THE GREAT GILLY HOPKINS

Paterson's bright eleven-year-old has a lot in common with: other foster children we've met in fiction: sulky, surface-tough, perversely set on being "hard to manage," determined after several rejections never to accept an overture, and still cherishing the fantasy that her real mother will come to her rescue. But Gilly's new foster mother, Maime Trotter—a semi-literate, Bible-reading hippopotamus of a woman—is hard to rile, and her new teacher is a study in cool. Mrs. Trotter even takes her back after Gilly, planning secretly to join her real mother in California, steals money for a bus ticket. Then a letter claiming mistreatment that Gilly had sent to her mother backfires ironically and it's her unglamorous grandmother (previously unaware of Gilly's existence) who comes for her, just as Gilly has begun to feel a part of Mrs. Trotter's loving de facto family. Meeting the long-idealized real mother at last is the worst blow of all, but by then Trotter's effect on Gilly is hearteningly evident—not only in the little girl's unprompted "I love you Trotter" on the telephone, but also in her considerate self-restraint as her well-meaning Grandmother bugs her with nervous chatter. Without a hint of the prevailing maudlin realism, Paterson takes up a common "problem" situation and makes it genuinely moving, frequently funny, and sparkling with memorable encounters.

Pub Date: March 1, 1978

ISBN: 0064402010

Page Count: 195

Publisher: T.Y. Crowell

Review Posted Online: Oct. 26, 2011

Kirkus Reviews Issue: March 1, 1978

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Little Blue Truck keeps on truckin’—but not without some backfires.

LITTLE BLUE TRUCK'S VALENTINE

Little Blue Truck feels, well, blue when he delivers valentine after valentine but receives nary a one.

His bed overflowing with cards, Blue sets out to deliver a yellow card with purple polka dots and a shiny purple heart to Hen, one with a shiny fuchsia heart to Pig, a big, shiny, red heart-shaped card to Horse, and so on. With each delivery there is an exchange of Beeps from Blue and the appropriate animal sounds from his friends, Blue’s Beeps always set in blue and the animal’s vocalization in a color that matches the card it receives. But as Blue heads home, his deliveries complete, his headlight eyes are sad and his front bumper droops ever so slightly. Blue is therefore surprised (but readers may not be) when he pulls into his garage to be greeted by all his friends with a shiny blue valentine just for him. In this, Blue’s seventh outing, it’s not just the sturdy protagonist that seems to be wilting. Schertle’s verse, usually reliable, stumbles more than once; stanzas such as “But Valentine’s Day / didn’t seem much fun / when he didn’t get cards / from anyone” will cause hitches during read-alouds. The illustrations, done by Joseph in the style of original series collaborator Jill McElmurry, are pleasant enough, but his compositions often feel stiff and forced.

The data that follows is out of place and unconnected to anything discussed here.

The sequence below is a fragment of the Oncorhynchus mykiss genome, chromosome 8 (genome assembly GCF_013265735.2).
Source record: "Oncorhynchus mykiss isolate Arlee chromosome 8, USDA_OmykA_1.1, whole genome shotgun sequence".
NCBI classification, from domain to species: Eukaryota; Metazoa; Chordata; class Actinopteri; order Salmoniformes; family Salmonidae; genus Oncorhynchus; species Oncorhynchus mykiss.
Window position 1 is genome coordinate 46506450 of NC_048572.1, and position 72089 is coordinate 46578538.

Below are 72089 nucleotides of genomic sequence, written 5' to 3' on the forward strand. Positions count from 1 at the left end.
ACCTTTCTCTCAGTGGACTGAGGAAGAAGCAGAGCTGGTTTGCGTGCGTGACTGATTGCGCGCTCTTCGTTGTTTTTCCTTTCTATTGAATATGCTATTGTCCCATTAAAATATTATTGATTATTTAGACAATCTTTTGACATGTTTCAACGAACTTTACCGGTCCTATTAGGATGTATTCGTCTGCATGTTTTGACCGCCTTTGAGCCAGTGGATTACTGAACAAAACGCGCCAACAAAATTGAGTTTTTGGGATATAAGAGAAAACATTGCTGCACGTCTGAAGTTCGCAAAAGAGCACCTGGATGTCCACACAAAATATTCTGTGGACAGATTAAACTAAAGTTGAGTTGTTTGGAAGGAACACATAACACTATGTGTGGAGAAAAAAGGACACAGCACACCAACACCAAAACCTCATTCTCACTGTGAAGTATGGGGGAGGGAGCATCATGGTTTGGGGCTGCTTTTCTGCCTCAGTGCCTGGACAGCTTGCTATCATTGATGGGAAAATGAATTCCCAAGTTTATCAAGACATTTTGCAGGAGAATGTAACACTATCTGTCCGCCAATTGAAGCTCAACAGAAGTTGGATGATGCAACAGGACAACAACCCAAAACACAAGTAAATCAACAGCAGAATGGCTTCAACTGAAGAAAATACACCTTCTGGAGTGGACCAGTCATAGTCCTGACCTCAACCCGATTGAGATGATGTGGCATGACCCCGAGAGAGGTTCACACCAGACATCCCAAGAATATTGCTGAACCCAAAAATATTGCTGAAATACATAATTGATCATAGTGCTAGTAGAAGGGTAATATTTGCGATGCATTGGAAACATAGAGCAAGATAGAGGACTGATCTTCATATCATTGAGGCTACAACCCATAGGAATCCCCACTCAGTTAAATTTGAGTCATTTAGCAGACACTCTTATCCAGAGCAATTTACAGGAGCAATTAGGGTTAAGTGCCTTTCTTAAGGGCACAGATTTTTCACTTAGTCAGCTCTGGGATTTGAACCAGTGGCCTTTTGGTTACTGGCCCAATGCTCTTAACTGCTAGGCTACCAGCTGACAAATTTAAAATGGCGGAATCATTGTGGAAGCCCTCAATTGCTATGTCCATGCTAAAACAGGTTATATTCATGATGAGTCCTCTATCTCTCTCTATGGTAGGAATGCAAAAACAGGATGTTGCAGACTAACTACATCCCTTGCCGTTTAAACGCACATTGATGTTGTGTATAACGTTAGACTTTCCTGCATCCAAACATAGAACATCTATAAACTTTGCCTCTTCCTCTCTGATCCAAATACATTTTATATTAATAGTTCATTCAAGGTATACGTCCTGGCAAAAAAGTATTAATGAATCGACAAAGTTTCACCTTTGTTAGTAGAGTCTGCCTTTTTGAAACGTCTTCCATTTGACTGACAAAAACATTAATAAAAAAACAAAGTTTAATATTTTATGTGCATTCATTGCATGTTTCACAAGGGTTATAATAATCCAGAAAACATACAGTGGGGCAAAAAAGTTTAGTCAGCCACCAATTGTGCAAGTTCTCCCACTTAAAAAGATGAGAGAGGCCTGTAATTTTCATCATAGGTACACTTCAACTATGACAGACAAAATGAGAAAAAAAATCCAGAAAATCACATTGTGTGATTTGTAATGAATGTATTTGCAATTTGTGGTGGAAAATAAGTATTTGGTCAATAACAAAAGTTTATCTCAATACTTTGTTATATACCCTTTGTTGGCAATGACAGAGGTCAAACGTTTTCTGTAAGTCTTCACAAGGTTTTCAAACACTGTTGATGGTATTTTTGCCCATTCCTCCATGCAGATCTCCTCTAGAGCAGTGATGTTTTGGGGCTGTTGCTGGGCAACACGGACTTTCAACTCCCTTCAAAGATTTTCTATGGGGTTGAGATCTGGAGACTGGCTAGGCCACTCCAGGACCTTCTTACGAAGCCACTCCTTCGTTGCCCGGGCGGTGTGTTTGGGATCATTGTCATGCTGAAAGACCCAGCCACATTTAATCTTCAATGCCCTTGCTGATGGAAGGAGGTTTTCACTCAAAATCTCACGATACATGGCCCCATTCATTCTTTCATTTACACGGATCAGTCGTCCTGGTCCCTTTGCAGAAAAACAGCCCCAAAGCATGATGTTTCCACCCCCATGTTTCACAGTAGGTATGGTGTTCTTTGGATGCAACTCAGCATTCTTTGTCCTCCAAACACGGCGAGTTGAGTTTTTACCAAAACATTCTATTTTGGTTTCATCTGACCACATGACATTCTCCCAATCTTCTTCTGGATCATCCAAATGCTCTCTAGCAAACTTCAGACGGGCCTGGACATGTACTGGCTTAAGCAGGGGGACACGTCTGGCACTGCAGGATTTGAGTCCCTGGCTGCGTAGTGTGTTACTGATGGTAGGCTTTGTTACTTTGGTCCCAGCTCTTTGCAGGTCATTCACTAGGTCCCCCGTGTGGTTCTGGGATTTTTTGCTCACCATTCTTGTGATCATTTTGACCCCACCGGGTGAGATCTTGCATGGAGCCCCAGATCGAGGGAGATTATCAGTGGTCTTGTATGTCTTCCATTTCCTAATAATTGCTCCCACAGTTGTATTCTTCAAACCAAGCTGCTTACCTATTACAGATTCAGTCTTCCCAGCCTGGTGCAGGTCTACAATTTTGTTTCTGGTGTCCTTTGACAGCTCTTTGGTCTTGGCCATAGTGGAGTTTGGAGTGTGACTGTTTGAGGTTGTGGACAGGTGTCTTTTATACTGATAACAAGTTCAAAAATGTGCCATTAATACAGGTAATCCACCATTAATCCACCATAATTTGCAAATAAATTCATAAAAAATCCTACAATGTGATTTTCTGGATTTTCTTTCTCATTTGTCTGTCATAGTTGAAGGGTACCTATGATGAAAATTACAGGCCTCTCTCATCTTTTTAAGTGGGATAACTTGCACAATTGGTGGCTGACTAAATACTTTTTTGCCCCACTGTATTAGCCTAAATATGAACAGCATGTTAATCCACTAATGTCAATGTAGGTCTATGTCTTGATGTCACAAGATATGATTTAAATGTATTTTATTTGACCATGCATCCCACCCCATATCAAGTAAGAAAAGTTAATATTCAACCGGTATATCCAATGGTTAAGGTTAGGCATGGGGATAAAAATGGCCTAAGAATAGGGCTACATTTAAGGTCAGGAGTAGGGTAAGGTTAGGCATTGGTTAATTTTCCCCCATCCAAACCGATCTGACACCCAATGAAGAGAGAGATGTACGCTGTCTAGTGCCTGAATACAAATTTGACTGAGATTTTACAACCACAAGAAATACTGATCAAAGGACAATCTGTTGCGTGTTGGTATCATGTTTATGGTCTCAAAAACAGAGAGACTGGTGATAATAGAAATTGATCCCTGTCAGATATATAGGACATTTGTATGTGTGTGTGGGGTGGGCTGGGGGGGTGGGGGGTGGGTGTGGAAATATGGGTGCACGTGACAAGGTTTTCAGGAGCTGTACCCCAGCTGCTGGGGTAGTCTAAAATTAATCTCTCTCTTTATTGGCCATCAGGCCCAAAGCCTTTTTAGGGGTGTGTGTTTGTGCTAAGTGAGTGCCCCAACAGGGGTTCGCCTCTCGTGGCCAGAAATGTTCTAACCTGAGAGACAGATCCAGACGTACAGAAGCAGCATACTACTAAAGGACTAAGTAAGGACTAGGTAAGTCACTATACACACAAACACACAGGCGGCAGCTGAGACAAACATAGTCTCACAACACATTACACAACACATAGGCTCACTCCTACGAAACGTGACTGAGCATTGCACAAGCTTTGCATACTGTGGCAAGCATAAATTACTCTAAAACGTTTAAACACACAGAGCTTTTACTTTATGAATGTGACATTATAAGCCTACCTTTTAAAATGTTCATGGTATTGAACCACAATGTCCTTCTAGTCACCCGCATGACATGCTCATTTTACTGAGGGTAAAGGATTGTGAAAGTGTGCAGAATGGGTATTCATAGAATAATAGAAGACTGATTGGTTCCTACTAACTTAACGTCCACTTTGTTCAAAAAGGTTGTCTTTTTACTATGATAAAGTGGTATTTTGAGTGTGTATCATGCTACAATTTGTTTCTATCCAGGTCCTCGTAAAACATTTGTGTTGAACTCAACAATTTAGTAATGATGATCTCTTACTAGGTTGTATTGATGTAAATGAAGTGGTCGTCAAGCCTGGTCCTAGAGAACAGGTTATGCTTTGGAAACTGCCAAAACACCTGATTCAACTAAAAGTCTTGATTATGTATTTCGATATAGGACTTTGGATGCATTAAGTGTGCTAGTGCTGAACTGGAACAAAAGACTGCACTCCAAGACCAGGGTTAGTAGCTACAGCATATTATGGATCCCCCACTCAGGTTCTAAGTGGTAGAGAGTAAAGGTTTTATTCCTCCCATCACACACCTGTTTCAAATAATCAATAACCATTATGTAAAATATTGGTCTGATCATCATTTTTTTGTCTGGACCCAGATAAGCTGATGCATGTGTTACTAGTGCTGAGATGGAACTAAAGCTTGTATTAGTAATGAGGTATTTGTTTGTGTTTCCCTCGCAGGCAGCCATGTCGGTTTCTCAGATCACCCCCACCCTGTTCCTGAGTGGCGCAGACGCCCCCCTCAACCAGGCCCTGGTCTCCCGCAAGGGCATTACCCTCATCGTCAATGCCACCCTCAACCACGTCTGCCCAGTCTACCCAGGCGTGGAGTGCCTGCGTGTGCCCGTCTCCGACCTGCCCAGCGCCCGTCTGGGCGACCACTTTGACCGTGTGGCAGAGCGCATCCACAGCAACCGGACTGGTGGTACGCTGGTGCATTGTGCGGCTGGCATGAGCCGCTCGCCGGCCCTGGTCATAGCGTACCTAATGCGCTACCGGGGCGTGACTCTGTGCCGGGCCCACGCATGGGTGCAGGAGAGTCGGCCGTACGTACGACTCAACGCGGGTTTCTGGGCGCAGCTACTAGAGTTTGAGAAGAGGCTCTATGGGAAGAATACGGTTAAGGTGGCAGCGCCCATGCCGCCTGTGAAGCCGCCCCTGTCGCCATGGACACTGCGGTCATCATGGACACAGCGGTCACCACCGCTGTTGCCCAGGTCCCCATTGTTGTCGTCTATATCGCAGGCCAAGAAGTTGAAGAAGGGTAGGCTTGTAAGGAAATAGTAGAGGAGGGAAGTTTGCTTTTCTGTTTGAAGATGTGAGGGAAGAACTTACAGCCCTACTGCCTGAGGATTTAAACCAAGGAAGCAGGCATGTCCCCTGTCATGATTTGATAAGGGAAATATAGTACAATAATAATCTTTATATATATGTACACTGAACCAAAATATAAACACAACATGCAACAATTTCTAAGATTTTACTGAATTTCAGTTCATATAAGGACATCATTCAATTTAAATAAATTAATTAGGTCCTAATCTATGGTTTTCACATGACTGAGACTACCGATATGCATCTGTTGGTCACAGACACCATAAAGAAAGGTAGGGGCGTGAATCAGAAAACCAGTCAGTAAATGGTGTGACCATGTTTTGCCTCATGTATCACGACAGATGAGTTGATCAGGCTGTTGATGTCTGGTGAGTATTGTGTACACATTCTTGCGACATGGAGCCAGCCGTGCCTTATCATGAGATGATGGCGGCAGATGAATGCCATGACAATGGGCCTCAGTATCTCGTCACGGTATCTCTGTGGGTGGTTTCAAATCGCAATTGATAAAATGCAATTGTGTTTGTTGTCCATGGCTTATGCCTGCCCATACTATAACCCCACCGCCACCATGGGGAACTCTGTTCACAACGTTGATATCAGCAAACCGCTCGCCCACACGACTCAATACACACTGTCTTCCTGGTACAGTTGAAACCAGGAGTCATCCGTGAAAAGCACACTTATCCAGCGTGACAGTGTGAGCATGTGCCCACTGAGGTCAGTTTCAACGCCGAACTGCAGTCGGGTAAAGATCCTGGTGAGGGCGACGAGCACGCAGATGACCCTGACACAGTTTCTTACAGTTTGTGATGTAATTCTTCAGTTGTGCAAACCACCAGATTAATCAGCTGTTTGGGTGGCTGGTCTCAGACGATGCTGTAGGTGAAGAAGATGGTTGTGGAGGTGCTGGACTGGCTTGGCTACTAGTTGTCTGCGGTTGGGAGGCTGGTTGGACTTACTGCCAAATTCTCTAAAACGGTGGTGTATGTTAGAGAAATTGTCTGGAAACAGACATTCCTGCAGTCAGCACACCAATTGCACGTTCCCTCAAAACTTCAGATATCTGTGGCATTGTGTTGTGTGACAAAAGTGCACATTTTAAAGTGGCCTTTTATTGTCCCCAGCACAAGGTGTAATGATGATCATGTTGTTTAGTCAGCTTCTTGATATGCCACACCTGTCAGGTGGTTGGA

Little Blue Truck keeps on truckin’—but not without some backfires. (Board book. 1-4)

Pub Date: Dec. 8, 2020

ISBN: 978-0-358-27244-1

Page Count: 20

Publisher: HMH Books

Review Posted Online: Jan. 19, 2021

Kirkus Reviews Issue: Feb. 15, 2021

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Readers can still rely on this series to bring laughs.

WRECKING BALL

From the Diary of a Wimpy Kid series , Vol. 14

The Heffley family’s house undergoes a disastrous attempt at home improvement.

When Great Aunt Reba dies, she leaves some money to the family. Greg’s mom calls a family meeting to determine what to do with their share, proposing home improvements and then overruling the family’s cartoonish wish lists and instead pushing for an addition to the kitchen. Before bringing in the construction crew, the Heffleys attempt to do minor maintenance and repairs themselves—during which Greg fails at the work in various slapstick scenes. Once the professionals are brought in, the problems keep getting worse: angry neighbors, terrifying problems in walls, and—most serious—civil permitting issues that put the kibosh on what work’s been done. Left with only enough inheritance to patch and repair the exterior of the house—and with the school’s dismal standardized test scores as a final straw—Greg’s mom steers the family toward moving, opening up house-hunting and house-selling storylines (and devastating loyal Rowley, who doesn’t want to lose his best friend). While Greg’s positive about the move, he’s not completely uncaring about Rowley’s action. (And of course, Greg himself is not as unaffected as he wishes.) The gags include effectively placed callbacks to seemingly incidental events (the “stress lizard” brought in on testing day is particularly funny) and a lampoon of after-school-special–style problem books. Just when it seems that the Heffleys really will move, a new sequence of chaotic trouble and property destruction heralds a return to the status quo. Whew.

Readers can still rely on this series to bring laughs. (Graphic/fiction hybrid. 8-12)

Pub Date: Nov. 5, 2019

ISBN: 978-1-4197-3903-3

Page Count: 224

Publisher: Amulet/Abrams

Review Posted Online: Nov. 19, 2019

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